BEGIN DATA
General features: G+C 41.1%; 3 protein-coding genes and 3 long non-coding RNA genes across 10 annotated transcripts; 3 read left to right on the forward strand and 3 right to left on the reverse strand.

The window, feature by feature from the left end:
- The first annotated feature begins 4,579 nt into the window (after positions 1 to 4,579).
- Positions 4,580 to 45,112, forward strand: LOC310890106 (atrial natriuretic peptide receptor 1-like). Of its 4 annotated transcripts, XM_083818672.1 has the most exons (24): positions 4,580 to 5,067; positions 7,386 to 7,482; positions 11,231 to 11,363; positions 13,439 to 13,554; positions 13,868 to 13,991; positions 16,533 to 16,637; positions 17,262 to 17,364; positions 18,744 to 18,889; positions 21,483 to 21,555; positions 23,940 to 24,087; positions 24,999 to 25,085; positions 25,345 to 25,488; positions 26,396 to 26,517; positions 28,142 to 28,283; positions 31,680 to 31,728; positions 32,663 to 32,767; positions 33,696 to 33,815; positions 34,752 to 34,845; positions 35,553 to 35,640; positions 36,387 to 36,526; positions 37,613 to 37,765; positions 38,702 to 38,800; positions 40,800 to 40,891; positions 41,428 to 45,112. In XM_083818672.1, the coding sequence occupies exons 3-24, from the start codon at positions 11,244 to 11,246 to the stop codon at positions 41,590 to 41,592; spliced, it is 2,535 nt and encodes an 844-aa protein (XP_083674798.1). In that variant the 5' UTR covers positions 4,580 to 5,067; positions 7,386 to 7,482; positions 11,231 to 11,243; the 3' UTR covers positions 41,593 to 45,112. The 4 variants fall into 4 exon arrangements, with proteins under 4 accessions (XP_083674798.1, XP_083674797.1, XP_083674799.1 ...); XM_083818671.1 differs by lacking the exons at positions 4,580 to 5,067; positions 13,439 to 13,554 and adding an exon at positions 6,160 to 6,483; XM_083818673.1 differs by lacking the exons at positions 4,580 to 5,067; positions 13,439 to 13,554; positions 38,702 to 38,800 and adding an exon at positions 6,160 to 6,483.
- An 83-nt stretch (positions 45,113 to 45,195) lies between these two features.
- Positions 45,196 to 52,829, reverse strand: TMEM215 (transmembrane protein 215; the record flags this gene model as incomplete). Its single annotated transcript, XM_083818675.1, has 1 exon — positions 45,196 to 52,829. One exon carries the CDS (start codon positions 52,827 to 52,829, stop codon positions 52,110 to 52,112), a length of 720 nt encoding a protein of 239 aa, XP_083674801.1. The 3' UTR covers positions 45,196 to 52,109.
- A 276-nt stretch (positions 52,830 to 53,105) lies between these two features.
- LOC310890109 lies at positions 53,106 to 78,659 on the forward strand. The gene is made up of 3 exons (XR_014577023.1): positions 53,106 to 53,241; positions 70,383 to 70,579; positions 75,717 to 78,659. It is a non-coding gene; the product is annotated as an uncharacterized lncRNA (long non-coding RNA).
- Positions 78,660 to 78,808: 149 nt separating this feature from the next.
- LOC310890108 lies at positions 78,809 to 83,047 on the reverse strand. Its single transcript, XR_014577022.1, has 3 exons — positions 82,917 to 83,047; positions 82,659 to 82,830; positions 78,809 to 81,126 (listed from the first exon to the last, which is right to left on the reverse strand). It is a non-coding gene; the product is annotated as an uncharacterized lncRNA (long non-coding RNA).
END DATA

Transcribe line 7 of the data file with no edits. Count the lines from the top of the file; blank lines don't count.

- A 276-nt stretch (positions 52,830 to 53,105) lies between these two features.